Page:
In particular, the government will change its petroleum resource rent tax for frontier areas to allow 150% of expenditure to be deducted against future income, up from 100% now, said the source, who is familiar with the plan.
The plan will be formally announced Tuesday in the government's budget for next fiscal year.
Domestic production of oil now barely accounts for 50% of domestic demand, though substantial quantities are exported. Imports make up the balance of domestic demand, putting some pressure on Australia's long-term trend trade deficit.
To further encourage companies to make use of the tax break, the government plans to increase to 20% the area it defines as frontier in its ongoing release of new exploration blocks, the source said.
The government hopes to maintain exploration spending at least around current levels, the source said.
Total spending on oil exploration last fiscal year rose 13% to A$995.0 million.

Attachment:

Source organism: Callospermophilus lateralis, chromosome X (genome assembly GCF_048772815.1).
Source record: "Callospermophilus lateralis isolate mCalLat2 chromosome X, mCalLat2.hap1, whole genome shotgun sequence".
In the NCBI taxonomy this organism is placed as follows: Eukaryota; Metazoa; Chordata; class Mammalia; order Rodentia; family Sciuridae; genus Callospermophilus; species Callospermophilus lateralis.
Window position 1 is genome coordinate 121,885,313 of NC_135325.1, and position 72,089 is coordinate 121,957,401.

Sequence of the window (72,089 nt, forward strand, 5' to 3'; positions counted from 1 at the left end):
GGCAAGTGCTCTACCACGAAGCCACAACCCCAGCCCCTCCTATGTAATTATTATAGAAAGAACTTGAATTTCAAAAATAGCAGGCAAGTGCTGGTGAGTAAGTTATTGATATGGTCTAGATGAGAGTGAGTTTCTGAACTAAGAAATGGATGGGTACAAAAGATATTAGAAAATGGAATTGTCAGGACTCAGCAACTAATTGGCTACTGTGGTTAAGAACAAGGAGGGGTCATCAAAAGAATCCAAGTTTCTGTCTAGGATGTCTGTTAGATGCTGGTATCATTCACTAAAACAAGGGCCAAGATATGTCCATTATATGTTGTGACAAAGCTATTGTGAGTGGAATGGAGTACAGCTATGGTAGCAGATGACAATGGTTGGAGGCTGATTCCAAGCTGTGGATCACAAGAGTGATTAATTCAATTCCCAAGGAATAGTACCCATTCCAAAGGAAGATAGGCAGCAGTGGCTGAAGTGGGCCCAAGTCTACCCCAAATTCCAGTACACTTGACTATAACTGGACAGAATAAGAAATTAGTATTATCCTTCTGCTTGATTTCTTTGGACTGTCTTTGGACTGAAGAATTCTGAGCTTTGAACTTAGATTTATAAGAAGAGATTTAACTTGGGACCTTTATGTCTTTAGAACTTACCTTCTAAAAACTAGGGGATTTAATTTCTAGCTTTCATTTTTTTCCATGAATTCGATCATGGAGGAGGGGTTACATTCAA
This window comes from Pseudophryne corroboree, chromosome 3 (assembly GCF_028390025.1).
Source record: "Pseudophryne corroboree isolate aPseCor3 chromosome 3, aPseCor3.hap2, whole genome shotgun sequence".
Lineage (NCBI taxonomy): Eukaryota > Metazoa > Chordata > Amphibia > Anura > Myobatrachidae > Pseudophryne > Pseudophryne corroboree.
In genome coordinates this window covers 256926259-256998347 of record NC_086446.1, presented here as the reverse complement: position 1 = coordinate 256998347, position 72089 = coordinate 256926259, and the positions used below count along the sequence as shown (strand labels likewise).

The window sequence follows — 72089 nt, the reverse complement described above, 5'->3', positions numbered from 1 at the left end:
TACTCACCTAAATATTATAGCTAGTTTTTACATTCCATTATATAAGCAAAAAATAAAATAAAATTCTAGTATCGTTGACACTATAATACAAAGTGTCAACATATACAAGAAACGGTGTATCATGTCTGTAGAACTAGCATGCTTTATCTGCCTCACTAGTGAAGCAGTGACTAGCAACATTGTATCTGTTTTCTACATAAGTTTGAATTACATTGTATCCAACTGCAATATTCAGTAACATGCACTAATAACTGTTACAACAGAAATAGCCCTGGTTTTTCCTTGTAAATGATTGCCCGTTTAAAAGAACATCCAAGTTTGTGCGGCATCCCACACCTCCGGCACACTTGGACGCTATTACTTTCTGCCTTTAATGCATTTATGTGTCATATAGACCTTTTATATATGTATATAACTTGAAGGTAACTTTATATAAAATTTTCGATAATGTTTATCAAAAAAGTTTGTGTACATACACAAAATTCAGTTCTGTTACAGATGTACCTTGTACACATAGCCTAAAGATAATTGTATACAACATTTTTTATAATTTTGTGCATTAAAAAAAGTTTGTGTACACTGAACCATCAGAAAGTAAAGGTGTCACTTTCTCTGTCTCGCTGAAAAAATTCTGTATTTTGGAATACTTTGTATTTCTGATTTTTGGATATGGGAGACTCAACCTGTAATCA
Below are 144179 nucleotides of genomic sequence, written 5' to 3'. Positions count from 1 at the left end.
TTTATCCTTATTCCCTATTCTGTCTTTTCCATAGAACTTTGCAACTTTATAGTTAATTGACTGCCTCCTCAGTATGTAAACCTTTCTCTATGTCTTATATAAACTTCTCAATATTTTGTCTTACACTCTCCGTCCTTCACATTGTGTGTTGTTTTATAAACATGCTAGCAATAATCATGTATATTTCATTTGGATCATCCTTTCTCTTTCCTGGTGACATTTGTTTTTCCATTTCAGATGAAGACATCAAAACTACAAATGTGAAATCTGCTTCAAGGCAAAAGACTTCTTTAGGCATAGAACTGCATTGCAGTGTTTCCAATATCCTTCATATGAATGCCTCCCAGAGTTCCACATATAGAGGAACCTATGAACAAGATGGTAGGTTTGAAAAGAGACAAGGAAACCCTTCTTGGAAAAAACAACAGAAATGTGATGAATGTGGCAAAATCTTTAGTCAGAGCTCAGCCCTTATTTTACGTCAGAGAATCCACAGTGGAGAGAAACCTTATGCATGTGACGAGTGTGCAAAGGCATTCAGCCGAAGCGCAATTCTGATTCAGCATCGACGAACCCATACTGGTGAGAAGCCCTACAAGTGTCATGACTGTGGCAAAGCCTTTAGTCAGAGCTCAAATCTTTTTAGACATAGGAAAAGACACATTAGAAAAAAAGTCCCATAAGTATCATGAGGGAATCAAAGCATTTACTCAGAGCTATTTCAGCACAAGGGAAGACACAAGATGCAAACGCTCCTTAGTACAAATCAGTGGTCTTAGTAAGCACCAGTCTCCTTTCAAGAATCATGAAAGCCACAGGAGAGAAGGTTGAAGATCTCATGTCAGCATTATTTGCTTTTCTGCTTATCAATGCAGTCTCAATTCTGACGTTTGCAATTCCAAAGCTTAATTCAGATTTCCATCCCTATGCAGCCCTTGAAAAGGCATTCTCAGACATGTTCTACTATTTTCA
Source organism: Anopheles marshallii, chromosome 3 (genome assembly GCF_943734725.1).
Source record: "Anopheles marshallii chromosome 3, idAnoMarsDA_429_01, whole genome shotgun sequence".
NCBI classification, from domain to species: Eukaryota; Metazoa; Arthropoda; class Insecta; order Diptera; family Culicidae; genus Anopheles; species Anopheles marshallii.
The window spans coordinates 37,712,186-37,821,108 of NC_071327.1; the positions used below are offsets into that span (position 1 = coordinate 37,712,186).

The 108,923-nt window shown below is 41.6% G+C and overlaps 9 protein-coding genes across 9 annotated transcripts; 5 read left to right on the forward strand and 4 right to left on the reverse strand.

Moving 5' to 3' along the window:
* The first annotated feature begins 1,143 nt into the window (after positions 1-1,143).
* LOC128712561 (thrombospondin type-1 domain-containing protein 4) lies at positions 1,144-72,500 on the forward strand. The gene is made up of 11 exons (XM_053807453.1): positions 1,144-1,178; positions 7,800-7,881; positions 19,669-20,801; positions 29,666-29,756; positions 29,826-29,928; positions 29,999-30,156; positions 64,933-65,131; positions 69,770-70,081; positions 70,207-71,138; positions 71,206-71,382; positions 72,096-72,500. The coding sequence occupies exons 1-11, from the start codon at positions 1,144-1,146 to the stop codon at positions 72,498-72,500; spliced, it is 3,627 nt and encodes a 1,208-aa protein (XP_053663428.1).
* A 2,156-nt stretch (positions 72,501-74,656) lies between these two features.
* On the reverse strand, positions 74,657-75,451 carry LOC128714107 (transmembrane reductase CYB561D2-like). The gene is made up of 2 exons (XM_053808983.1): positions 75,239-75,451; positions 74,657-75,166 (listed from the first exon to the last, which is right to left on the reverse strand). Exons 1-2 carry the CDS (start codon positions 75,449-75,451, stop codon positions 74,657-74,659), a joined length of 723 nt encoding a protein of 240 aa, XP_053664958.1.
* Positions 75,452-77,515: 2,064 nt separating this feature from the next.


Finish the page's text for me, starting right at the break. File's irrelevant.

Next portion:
The move by the government is sure to please industry lobby the Australian Petroleum Production and Exploration Association, which has lobbied long and hard for such a tax break.
The source said the government's move partly reflects a need to boost exploration in a bid to increase oil and gas production.
The government's research agency Geoscience Australia warned recently that without a major new production province, Australia's oil output - estimated at 723,000 barrels a day - will fall by 40% over the next decade.
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